50. The Government proposes that a customer whose dormant account has been transferred to the Central Reclaim Fund would suffer no additional inconvenience as a result of this transfer if they eventually came to reclaim their account. Indeed, they may well never know that their account had been transferred. With that in mind, there would appear to be little requirement to write to the customer for that customer's sake. Rather, the purpose of letter-writing would be to reunite the maximum number of dormant accounts and prevent accounts from being incorrectly treated as "dormant". Minimising such incorrect transfers is in the interests of the financial institutions rather than customers. However, as Mr Thomas from the Balance Foundation pointed out, these institutions do incur a cost in sending a letter:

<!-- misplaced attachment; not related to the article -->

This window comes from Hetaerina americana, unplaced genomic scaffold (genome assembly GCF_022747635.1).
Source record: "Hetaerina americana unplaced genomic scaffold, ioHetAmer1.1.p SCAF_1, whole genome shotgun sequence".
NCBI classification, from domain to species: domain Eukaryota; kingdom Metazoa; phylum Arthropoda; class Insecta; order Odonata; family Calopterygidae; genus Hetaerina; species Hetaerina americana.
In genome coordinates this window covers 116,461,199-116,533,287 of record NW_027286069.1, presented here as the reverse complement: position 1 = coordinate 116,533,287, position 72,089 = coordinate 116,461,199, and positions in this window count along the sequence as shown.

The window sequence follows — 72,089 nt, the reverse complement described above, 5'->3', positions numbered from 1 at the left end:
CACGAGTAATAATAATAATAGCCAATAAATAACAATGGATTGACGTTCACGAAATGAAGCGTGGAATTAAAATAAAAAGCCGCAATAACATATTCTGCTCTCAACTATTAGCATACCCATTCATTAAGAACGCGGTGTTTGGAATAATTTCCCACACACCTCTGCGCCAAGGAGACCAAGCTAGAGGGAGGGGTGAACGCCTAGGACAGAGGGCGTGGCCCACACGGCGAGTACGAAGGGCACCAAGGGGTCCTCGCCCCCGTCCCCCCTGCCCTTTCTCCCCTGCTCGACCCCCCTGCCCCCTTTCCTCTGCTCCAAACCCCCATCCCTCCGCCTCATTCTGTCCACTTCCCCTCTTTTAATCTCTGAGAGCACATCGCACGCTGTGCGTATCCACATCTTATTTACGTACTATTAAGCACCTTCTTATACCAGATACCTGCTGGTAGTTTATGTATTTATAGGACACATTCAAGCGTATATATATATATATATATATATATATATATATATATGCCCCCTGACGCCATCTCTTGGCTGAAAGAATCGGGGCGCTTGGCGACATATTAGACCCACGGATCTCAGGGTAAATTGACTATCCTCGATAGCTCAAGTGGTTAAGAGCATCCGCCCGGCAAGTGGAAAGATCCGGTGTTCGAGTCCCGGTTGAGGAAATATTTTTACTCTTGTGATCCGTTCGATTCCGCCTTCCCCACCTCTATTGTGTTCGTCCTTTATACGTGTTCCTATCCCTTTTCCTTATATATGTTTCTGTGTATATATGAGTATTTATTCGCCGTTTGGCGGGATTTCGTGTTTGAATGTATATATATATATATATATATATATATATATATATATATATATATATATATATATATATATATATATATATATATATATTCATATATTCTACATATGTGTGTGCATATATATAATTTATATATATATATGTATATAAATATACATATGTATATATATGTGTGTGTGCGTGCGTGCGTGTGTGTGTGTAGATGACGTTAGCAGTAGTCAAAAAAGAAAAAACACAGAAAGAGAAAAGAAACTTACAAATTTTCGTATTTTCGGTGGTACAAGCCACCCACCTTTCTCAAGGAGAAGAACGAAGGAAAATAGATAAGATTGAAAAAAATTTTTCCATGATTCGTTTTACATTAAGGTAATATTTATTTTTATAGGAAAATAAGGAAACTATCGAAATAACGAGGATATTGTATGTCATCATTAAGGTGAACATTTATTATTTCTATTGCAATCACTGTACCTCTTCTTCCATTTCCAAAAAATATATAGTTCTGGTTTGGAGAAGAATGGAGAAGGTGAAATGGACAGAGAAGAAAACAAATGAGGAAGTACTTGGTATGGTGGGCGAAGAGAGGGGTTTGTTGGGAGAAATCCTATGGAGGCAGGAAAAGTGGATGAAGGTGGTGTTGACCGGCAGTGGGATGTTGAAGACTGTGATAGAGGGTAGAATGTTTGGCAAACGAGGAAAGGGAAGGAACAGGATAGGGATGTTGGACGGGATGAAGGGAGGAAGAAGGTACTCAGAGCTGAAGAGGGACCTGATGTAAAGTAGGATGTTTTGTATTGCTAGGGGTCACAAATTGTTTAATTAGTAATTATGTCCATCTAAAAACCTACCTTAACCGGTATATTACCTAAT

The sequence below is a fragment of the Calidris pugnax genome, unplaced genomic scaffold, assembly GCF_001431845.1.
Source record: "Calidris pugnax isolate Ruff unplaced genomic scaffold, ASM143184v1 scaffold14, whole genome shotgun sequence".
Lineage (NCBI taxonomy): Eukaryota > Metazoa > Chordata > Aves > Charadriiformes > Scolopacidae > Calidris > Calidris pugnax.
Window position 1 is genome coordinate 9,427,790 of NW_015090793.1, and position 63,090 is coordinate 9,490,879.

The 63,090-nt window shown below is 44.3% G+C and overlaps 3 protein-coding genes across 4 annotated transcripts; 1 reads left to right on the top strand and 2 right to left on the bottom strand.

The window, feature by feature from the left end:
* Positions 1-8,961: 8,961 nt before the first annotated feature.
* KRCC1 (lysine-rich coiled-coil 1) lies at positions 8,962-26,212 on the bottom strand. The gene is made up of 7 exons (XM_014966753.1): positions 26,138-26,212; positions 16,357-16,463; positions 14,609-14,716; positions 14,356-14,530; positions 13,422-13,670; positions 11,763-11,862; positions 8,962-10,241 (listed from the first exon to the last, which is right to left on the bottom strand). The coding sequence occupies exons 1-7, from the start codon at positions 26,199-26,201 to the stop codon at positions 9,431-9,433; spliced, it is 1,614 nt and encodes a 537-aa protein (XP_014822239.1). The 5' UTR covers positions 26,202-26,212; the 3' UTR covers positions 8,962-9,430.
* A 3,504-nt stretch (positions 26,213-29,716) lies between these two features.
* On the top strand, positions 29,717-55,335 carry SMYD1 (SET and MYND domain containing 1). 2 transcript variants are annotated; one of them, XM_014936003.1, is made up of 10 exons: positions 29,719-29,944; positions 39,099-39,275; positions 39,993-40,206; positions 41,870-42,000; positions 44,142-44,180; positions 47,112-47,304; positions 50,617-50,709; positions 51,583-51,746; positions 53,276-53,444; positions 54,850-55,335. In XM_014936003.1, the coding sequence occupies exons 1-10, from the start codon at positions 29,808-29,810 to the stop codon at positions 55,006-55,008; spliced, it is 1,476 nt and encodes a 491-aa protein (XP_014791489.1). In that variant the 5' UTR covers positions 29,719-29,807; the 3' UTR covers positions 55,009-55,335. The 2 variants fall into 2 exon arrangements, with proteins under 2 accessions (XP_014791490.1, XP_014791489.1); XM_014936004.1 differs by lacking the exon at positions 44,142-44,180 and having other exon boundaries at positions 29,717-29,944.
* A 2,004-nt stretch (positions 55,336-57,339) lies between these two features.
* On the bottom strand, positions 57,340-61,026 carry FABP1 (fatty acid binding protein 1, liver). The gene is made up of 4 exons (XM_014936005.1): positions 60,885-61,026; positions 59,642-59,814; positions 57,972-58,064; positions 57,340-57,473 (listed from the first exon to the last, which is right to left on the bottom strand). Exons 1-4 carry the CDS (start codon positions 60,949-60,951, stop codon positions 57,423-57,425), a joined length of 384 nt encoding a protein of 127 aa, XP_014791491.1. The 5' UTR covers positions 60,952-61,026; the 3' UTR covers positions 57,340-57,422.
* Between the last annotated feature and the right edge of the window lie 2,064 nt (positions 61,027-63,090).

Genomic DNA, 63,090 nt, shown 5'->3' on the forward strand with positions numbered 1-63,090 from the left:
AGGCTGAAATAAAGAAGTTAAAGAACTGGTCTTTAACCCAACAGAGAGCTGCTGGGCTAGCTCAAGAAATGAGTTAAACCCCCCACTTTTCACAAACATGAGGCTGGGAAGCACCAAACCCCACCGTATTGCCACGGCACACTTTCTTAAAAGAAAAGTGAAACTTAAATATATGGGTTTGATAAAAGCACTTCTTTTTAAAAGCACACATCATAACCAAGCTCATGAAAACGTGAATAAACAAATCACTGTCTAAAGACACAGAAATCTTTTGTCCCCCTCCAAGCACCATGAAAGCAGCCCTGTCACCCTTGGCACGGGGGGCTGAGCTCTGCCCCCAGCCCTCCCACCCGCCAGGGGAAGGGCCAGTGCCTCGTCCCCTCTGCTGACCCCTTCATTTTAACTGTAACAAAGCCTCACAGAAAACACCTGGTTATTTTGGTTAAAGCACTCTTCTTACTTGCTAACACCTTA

Generally speaking, retail banking, if you stay in credit, is free, and therefore for the retail bank to write to a customer is an expense for that bank—a very small expense but an expense.[109]

    Banks and building societies want to be permitted to form their own judgement on whether and when to write a letter, weighing up the costs of writing and sending the letter, versus the potential costs of administering an inappropriately transferred account, and in light of the chance of actually getting any kind of response to the letter. The BSA mentioned that building societies would not try as hard to trace accounts with less than £10 as they would with an account containing, say, £25,000.[110] The CUA proposed defining a threshold of £49 above which it would be worthwhile for banks to write a letter.[111]